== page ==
Prison Grievances: when to write, how to write, received a terrific honor today. Amazon announced that it is one of 100 titles chosen as Editors' Picks for 2014.
What could this mean? I hope it means that mainstream media is going to focus on prison reform. Now. Wouldn't it be marvelous if more and more books about, for, and by people incarcerated get noticed and read and discussed?
The Texas rascals are at it again; the Organization of American States organized a meeting of the Inter-American Commission on Human Rights. The group met in DC to discuss the deaths of 14 Texas inmates. Guess who didn't show up? Yes, that would be the Texas Dept. of Criminal Justice. Ands the Attorney General of Texas, Greg Abbott, who is preparing to move into the governor's mansion soon. He's plain busy. Instead, the Human Rights Clinic at University of Texas School of Law and plaintiff attorneys across Texas, and the Texas Civil Rights Project met with international investigators to discuss the inhumane temperatures that are maiming and killing people. Texas holds 150,900 people in ancient prisons with no air conditioners and cement walls. The people charged by the citizens of the state--don't even show up. They're waiting for litigation to resolve the complaints. Of course, getting into court, and getting aid from the court, can take years--obviously. Meanwhile, people die.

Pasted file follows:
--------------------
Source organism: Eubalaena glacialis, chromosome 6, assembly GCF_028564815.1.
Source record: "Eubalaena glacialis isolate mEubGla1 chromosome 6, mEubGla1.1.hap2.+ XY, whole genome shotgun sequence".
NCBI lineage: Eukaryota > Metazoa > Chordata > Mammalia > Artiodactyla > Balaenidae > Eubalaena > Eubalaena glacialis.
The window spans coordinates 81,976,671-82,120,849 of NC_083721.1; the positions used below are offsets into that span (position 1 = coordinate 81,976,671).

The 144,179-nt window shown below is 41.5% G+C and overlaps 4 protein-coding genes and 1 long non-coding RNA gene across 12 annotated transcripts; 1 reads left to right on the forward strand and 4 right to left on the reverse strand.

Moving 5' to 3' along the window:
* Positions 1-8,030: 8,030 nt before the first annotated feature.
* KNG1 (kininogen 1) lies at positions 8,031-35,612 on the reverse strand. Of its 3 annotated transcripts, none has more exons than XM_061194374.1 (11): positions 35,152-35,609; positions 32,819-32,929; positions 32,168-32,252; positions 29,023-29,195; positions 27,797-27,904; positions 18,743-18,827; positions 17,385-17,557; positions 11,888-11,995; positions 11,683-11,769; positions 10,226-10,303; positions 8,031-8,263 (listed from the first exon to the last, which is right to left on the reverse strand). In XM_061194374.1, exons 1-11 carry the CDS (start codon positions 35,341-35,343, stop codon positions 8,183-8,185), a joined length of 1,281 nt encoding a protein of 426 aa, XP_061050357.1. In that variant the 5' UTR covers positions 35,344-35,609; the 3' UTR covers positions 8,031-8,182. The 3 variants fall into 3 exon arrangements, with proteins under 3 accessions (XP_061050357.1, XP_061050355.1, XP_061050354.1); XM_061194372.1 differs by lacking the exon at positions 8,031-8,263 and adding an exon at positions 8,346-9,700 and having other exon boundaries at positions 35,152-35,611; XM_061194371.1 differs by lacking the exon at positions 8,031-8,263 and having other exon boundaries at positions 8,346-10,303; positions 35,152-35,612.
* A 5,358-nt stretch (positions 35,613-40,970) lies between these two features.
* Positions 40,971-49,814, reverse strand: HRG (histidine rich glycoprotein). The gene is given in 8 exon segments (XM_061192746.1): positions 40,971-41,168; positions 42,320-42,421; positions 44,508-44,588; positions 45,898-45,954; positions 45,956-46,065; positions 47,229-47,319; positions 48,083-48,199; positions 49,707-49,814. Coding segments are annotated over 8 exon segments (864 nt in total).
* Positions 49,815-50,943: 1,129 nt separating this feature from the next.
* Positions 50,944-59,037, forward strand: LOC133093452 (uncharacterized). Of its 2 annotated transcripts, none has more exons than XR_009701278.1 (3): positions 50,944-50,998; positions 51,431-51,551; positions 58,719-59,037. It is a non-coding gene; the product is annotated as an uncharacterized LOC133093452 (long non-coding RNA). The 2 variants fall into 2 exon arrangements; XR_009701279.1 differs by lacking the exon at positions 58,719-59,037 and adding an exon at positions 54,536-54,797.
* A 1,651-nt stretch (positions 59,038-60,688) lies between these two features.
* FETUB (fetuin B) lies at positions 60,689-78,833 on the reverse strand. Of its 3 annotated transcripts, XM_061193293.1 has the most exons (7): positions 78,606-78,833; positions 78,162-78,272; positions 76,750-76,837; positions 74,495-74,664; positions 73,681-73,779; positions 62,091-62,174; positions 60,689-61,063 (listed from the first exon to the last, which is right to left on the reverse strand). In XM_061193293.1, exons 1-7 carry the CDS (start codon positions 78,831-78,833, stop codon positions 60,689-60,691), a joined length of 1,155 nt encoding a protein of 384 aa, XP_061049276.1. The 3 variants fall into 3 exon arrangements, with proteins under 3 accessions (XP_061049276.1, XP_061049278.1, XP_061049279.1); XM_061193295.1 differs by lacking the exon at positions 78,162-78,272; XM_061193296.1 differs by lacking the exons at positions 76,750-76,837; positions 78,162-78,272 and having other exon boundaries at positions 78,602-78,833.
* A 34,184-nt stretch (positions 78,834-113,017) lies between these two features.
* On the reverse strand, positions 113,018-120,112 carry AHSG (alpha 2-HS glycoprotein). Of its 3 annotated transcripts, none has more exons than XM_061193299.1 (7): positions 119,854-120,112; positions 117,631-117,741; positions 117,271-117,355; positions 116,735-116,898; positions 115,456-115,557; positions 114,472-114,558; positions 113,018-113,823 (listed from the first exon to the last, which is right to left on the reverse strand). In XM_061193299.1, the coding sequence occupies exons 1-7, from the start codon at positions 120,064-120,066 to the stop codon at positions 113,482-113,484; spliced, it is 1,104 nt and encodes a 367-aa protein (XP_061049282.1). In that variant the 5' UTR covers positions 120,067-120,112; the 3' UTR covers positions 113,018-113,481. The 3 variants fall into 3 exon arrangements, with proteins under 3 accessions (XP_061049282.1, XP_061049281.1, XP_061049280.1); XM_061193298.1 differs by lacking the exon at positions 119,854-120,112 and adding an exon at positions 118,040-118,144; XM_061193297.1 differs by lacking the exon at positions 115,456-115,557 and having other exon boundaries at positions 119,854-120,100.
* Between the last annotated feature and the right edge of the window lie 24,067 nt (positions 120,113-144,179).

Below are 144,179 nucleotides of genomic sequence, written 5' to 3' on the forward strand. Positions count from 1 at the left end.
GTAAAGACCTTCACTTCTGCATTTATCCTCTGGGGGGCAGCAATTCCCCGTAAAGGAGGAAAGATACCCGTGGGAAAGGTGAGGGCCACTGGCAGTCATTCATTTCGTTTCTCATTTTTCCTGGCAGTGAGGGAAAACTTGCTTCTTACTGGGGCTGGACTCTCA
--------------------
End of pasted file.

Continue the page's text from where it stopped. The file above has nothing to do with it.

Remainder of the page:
It's comforting when people actually investigate prisons. In Vermont, they looked at female populations and discovered that a whopping 70% of those in prison are there as repeaters--but because of a technical parole violation. And why is that? No child care. No transportation to parole office. No money for telephone to call in. These problems can be resolved with a little common sense, not with yet more incarceration--paid for by taxpayers. And not resolved by tearing mothers away from their families again, leaving many of them without any financial support. When will legislators listen to families? to common sense instead of their political/monetary supporters? Follow the money.
Management and Training Corporation, is not being sued by ACLU and SPLC.